When a bomb ripped through a Pakistani crowd, killing sixteen people and hurting many others, I didn’t see one person who posted a deeply emotional post to social media. At the same time when a few of “our” people were killed, we weep and grieve. Now do good to grieve, it is right and necessary. My concern is that we only grieve for our friends and our fellow citizens. I believe Christ calls us to much more than that. He calls us to love those who are different, those who are unloved or unlovable. Jesus said “If you love those who love you, what benefit is that to you? For even sinners love those who love them” (Luke 6:32). Even sinners are grief struck when their country-mates are hurt by a bomb blast, but who will cry for a South American child that can do us no good? Who will weep for the millions of people that die every year when our nationalistic pride is not wounded? Who?

I believe Jesus calls each of us to weep with all who are weeping, not only those that are a part of “our” race or ethnic group. I believe we need to continue to weep and mourn with those Americans were hurt, and repent of not caring about “the others.”

3. The ethno-centric attitude of Russians

Looking at the many social media statements published by many of my friends I began to see a recurring theme. Many of those who were Russian began to quickly distance themselves from the two terrorist brothers. I saw a plethora of posts that clearly punctuated “they were NOT Russians, they were Chechens, there IS a difference.” The only thing I could think of this is, “What?! Why are you telling me this? Who cares that they weren’t from your racial group?” Indeed, why are so many Slavic’s quick to interpose and affirm these terrorists were not Russian or in any way related to Russians? What is it really? There is only one answer, it is this incessant need to differentiate oneself from those who are evil and to make oneself appear good in comparison. It is a powerful desire to justify and defend personal character and morality.

But it goes even deeper and is more sinful than we realize. If a real red-blooded Russian did commit this heinous crime, this would in no way mean all Russians are terrorists. For example, when a Frenchman kills others, we do not assume all French are serial killers, thus all Russians would be free from personal slander were this really a Russian terror attack. Thus, the “racially distancing response” is not simply the act of defending personal character, for it was never under attack. Instead it is an act of defending personal ethnic identity as better than another. Racism. That my race is better. In this case, the Russian who says “it’s NOT Russians, its Chechens! Get it right” is implying that Russians are better than Chechens! That “our people” would never do this, only “their people”! It implies those pesky third world countries like Pakistan and Chechnya are all filled with horrible people, but our race, the glorious Russians are so much better! Now of course Russians are not alone, for all of human history, every one of us has always thought this, that “we” are better than “them.” This tragedy deals with terrorists who do speak Russian and brings the conflict home to Russians. Other tragedies to the same of others nationalities. Ultimately this story exposed our prejudices.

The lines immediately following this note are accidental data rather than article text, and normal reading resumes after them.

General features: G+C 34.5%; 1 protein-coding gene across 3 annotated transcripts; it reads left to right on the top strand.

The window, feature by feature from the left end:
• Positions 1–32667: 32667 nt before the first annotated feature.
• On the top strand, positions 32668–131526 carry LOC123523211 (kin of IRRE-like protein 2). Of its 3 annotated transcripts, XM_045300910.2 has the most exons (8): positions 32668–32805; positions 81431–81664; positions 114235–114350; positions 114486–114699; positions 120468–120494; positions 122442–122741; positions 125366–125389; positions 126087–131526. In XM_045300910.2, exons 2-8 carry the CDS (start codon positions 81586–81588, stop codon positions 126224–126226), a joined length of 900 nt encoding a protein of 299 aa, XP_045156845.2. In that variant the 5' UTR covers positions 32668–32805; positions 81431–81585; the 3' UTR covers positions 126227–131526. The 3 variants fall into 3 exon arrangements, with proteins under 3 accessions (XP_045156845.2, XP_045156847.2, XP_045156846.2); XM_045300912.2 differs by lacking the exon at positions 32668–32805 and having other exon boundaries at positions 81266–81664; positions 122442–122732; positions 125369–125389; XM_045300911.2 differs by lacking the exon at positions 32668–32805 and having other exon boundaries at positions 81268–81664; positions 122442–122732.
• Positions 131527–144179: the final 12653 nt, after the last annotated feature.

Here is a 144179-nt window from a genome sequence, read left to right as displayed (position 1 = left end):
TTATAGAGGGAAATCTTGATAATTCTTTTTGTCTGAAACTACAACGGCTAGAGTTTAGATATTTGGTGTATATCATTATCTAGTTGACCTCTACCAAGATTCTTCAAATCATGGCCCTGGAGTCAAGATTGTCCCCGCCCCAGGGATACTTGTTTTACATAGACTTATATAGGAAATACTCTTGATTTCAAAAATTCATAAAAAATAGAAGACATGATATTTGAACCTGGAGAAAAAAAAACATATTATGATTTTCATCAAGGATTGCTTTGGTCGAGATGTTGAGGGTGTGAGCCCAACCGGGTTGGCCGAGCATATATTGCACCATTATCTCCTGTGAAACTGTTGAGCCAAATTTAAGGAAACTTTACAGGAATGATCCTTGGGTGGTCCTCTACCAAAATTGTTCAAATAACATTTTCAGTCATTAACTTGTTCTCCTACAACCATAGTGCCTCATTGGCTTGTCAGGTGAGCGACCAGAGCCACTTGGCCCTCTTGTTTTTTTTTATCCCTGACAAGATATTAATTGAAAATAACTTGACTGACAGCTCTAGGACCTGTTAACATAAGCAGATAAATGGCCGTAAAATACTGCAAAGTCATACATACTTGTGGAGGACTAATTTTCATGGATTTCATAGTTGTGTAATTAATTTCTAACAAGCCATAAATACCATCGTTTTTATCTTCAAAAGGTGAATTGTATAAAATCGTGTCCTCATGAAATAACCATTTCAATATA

I believe the Gospel calls us all to repent of thinking our race is better: “Here there is not Greek and Jew, circumcised and uncircumcised, barbarian, Scythian [literally the people who occupied parts of Russia/Ukraine], slave, free; but Christ is all, and in all” (Col 3:11).